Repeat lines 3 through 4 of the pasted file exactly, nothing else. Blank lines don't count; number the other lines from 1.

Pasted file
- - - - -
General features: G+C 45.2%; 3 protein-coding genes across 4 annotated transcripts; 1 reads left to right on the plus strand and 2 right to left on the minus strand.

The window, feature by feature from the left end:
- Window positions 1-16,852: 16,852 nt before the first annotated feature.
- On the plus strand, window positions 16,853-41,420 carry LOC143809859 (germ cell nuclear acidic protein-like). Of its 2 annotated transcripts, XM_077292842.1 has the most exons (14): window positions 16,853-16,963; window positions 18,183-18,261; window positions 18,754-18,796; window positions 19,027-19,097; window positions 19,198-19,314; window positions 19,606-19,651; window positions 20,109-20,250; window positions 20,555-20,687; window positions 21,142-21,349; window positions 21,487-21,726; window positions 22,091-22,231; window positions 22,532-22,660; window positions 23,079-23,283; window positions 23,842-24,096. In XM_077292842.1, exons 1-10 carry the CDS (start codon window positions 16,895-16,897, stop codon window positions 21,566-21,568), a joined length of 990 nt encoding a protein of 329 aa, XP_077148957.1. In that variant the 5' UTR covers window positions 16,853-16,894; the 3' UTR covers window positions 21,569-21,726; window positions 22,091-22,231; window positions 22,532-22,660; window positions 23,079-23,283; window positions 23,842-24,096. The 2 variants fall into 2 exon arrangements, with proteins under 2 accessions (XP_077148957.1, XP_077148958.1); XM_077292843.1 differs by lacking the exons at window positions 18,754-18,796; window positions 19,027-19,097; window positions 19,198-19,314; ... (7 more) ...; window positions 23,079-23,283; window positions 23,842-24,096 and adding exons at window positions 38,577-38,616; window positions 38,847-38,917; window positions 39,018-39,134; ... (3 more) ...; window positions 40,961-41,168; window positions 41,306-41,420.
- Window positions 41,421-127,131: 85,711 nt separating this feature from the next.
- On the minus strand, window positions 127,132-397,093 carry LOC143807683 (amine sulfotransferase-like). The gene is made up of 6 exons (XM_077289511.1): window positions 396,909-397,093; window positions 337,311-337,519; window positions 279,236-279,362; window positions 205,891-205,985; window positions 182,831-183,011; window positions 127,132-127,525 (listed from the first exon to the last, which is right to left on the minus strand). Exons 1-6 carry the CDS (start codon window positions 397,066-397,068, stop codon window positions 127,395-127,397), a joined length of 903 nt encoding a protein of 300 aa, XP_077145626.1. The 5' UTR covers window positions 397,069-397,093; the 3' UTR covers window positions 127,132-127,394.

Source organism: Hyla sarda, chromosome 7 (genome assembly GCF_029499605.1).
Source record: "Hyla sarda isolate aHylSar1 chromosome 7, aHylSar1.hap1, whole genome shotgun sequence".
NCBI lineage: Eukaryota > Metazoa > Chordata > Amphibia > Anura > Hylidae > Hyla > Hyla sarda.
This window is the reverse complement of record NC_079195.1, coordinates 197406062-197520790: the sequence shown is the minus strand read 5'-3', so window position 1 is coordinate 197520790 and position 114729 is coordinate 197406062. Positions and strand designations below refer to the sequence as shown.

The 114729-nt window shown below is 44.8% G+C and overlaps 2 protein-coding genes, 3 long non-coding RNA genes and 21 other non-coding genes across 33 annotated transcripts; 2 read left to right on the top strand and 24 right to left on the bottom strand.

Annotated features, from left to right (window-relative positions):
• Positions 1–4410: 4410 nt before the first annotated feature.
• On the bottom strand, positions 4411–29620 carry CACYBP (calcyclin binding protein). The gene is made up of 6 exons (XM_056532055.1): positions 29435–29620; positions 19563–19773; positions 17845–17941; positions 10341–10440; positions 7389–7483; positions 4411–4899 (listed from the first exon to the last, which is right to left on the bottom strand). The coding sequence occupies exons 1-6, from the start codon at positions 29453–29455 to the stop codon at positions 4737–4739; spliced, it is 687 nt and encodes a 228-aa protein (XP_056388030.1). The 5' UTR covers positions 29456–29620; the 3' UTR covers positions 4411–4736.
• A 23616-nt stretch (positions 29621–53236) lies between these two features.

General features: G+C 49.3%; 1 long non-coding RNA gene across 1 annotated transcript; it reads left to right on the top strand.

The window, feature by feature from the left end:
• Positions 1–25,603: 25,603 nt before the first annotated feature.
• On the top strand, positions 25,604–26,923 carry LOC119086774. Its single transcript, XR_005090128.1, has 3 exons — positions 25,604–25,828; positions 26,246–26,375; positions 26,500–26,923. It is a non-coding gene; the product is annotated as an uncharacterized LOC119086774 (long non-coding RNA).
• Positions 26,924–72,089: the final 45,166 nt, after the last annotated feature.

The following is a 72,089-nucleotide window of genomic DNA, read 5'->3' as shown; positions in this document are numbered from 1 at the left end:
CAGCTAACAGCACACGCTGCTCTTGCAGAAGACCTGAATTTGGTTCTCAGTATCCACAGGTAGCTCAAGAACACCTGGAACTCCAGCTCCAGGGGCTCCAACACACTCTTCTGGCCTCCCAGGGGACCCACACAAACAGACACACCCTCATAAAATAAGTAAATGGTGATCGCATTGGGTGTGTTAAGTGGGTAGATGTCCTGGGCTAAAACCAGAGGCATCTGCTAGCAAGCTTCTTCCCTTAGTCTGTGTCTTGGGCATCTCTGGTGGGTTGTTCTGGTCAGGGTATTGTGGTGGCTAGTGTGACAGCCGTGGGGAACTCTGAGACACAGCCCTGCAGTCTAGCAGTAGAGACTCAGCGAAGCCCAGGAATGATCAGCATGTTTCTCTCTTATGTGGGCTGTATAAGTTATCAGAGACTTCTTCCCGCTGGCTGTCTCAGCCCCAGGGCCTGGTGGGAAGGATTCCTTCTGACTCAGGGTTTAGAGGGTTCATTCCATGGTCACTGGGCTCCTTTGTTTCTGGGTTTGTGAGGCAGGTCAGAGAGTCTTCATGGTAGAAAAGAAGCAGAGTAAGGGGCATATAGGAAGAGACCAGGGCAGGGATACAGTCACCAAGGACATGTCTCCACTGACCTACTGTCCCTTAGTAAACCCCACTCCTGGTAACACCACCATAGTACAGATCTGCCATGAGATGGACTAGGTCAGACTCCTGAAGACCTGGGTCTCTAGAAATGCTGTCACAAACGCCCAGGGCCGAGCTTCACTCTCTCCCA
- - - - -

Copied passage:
- Window positions 1-16,852: 16,852 nt before the first annotated feature.
- On the plus strand, window positions 16,853-41,420 carry LOC143809859 (germ cell nuclear acidic protein-like). Of its 2 annotated transcripts, XM_077292842.1 has the most exons (14): window positions 16,853-16,963; window positions 18,183-18,261; window positions 18,754-18,796; window positions 19,027-19,097; window positions 19,198-19,314; window positions 19,606-19,651; window positions 20,109-20,250; window positions 20,555-20,687; window positions 21,142-21,349; window positions 21,487-21,726; window positions 22,091-22,231; window positions 22,532-22,660; window positions 23,079-23,283; window positions 23,842-24,096. In XM_077292842.1, exons 1-10 carry the CDS (start codon window positions 16,895-16,897, stop codon window positions 21,566-21,568), a joined length of 990 nt encoding a protein of 329 aa, XP_077148957.1. In that variant the 5' UTR covers window positions 16,853-16,894; the 3' UTR covers window positions 21,569-21,726; window positions 22,091-22,231; window positions 22,532-22,660; window positions 23,079-23,283; window positions 23,842-24,096. The 2 variants fall into 2 exon arrangements, with proteins under 2 accessions (XP_077148957.1, XP_077148958.1); XM_077292843.1 differs by lacking the exons at window positions 18,754-18,796; window positions 19,027-19,097; window positions 19,198-19,314; ... (7 more) ...; window positions 23,079-23,283; window positions 23,842-24,096 and adding exons at window positions 38,577-38,616; window positions 38,847-38,917; window positions 39,018-39,134; ... (3 more) ...; window positions 40,961-41,168; window positions 41,306-41,420.